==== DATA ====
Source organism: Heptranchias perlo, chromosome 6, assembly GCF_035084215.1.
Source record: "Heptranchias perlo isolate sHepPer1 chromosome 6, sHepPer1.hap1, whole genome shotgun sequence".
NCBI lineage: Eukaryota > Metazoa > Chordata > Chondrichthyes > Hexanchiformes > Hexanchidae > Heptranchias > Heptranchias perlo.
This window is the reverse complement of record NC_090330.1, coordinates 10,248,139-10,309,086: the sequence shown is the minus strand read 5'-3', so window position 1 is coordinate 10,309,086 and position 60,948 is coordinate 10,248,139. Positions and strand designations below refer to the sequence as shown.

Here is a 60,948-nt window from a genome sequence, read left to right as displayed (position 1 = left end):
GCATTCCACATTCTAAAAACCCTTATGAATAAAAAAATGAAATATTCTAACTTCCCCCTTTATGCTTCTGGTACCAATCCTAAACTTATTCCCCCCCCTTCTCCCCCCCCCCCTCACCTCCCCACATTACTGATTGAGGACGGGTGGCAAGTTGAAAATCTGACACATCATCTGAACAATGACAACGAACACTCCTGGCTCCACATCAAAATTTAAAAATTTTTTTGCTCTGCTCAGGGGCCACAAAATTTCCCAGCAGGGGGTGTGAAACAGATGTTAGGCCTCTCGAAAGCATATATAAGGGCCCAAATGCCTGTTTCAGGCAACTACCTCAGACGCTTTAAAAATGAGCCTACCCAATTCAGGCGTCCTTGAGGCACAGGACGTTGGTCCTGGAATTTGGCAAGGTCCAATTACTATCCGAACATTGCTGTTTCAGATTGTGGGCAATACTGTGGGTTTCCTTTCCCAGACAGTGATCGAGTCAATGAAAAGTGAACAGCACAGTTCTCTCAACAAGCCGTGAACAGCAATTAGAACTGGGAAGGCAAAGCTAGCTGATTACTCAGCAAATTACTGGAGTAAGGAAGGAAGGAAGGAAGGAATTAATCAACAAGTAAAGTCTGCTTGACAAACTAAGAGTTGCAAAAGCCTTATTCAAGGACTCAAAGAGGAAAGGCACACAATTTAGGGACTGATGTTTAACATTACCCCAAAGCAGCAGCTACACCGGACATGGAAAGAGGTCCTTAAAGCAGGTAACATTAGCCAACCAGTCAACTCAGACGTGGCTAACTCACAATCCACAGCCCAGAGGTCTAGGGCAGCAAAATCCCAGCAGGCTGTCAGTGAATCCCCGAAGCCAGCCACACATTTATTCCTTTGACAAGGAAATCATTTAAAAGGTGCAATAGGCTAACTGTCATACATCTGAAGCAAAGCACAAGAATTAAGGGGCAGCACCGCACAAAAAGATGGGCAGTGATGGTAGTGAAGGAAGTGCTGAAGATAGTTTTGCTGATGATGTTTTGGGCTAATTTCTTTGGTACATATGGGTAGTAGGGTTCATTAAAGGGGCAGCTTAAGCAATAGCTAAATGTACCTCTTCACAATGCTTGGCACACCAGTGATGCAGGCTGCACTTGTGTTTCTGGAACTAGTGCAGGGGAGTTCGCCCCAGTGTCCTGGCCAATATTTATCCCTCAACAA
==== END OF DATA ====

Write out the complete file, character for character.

Source organism: Heptranchias perlo, chromosome 6, assembly GCF_035084215.1.
Source record: "Heptranchias perlo isolate sHepPer1 chromosome 6, sHepPer1.hap1, whole genome shotgun sequence".
NCBI lineage: Eukaryota > Metazoa > Chordata > Chondrichthyes > Hexanchiformes > Hexanchidae > Heptranchias > Heptranchias perlo.
This window is the reverse complement of record NC_090330.1, coordinates 10,248,139-10,309,086: the sequence shown is the minus strand read 5'-3', so window position 1 is coordinate 10,309,086 and position 60,948 is coordinate 10,248,139. Positions and strand designations below refer to the sequence as shown.

Here is a 60,948-nt window from a genome sequence, read left to right as displayed (position 1 = left end):
GCATTCCACATTCTAAAAACCCTTATGAATAAAAAAATGAAATATTCTAACTTCCCCCTTTATGCTTCTGGTACCAATCCTAAACTTATTCCCCCCCCTTCTCCCCCCCCCCCTCACCTCCCCACATTACTGATTGAGGACGGGTGGCAAGTTGAAAATCTGACACATCATCTGAACAATGACAACGAACACTCCTGGCTCCACATCAAAATTTAAAAATTTTTTTGCTCTGCTCAGGGGCCACAAAATTTCCCAGCAGGGGGTGTGAAACAGATGTTAGGCCTCTCGAAAGCATATATAAGGGCCCAAATGCCTGTTTCAGGCAACTACCTCAGACGCTTTAAAAATGAGCCTACCCAATTCAGGCGTCCTTGAGGCACAGGACGTTGGTCCTGGAATTTGGCAAGGTCCAATTACTATCCGAACATTGCTGTTTCAGATTGTGGGCAATACTGTGGGTTTCCTTTCCCAGACAGTGATCGAGTCAATGAAAAGTGAACAGCACAGTTCTCTCAACAAGCCGTGAACAGCAATTAGAACTGGGAAGGCAAAGCTAGCTGATTACTCAGCAAATTACTGGAGTAAGGAAGGAAGGAAGGAAGGAATTAATCAACAAGTAAAGTCTGCTTGACAAACTAAGAGTTGCAAAAGCCTTATTCAAGGACTCAAAGAGGAAAGGCACACAATTTAGGGACTGATGTTTAACATTACCCCAAAGCAGCAGCTACACCGGACATGGAAAGAGGTCCTTAAAGCAGGTAACATTAGCCAACCAGTCAACTCAGACGTGGCTAACTCACAATCCACAGCCCAGAGGTCTAGGGCAGCAAAATCCCAGCAGGCTGTCAGTGAATCCCCGAAGCCAGCCACACATTTATTCCTTTGACAAGGAAATCATTTAAAAGGTGCAATAGGCTAACTGTCATACATCTGAAGCAAAGCACAAGAATTAAGGGGCAGCACCGCACAAAAAGATGGGCAGTGATGGTAGTGAAGGAAGTGCTGAAGATAGTTTTGCTGATGATGTTTTGGGCTAATTTCTTTGGTACATATGGGTAGTAGGGTTCATTAAAGGGGCAGCTTAAGCAATAGCTAAATGTACCTCTTCACAATGCTTGGCACACCAGTGATGCAGGCTGCACTTGTGTTTCTGGAACTAGTGCAGGGGAGTTCGCCCCAGTGTCCTGGCCAATATTTATCCCTCAACAA